Like many teams of their time, the Senators were also responsible for altering the constantly-evolving rules of the game.

Part of their championship strategy in the early 1920s was that once they gained a lead in a game, they would keep both defensemen and a forward in the defensive zone at all times. This strategy contributed to them being the most difficult team in the league to score against and completely sucked the life out of offense in a league that was already short on goals. Following the 1924 season, league president Frank Calder, in an effort to help boost scoring, made it illegal for a team to have more than two players in its own zone after the puck had moved up the ice.

The Senators won their final Stanley Cup during the 1926-27 season with what might have been their finest team yet. They won 30 of their 44 regular-season games before rolling through the playoffs with a 3-0-3 record (playoff games could end in ties back then) and outscored their opponents by a 12-4 margin, never allowing more than one goal in any individual game.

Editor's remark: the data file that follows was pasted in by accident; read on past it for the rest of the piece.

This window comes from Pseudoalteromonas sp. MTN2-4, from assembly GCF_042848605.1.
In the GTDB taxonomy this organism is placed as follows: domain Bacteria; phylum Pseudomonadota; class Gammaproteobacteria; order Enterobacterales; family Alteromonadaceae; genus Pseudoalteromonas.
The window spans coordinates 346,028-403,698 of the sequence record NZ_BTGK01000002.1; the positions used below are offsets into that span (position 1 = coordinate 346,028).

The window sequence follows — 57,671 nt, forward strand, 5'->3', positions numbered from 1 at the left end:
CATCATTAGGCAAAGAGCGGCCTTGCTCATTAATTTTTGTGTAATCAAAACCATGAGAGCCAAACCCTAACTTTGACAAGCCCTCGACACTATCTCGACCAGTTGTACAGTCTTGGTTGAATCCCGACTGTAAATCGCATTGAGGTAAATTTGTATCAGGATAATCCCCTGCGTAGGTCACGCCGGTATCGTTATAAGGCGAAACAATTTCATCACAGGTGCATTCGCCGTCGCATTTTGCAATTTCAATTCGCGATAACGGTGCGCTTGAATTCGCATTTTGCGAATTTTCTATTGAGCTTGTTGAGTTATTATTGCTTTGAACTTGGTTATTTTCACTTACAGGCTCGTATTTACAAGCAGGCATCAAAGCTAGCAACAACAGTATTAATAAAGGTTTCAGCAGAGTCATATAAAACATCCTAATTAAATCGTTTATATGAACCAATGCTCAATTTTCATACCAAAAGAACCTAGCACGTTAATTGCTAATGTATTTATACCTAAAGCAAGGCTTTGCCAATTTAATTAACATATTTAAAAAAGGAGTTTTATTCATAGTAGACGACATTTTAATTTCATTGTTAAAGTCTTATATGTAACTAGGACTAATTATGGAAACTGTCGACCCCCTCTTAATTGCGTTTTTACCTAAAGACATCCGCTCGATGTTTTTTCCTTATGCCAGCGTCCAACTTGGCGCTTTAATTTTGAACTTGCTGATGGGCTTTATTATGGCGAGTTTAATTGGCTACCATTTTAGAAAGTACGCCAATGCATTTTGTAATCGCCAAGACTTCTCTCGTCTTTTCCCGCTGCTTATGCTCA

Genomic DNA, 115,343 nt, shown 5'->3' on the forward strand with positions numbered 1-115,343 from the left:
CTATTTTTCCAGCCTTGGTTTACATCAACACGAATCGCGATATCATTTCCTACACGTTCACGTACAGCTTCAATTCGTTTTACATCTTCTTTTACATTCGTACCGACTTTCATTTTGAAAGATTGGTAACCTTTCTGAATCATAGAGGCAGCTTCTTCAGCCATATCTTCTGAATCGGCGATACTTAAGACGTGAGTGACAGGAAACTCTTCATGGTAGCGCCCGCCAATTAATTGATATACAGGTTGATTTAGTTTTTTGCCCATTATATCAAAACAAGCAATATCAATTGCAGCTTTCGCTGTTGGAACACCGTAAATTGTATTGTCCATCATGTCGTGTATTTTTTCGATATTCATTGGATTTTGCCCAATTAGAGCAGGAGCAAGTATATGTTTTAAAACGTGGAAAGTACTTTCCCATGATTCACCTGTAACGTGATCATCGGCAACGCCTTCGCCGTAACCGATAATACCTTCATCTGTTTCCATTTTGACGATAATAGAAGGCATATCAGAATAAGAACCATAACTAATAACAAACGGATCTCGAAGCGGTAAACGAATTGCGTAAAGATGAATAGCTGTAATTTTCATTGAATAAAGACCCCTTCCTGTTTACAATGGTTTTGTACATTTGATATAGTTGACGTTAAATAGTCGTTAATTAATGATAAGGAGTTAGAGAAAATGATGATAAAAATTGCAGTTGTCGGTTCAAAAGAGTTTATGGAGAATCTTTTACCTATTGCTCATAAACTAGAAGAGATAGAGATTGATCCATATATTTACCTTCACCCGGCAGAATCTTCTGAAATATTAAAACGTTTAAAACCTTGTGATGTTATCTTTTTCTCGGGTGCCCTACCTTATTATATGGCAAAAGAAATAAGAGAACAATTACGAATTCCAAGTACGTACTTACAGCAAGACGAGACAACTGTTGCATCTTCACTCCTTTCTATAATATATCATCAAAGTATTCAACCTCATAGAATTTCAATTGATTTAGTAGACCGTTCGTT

From there, it was nothing but bad news for the franchise.

Decline and relocation to St. Louis

Playing in what was the smallest market in the NHL at the time wasn't kind to the Senators at the box office, and it contributed to the team losing $50,000 during its last Stanley Cup-winning season in 1927. As the league began to expand into the United States -- with teams now in New York, Pittsburgh, Chicago, Detroit and Boston -- the Senators struggled to attract fans to see the newer expansion teams at home and were faced with increased travel costs to get to the games on the road.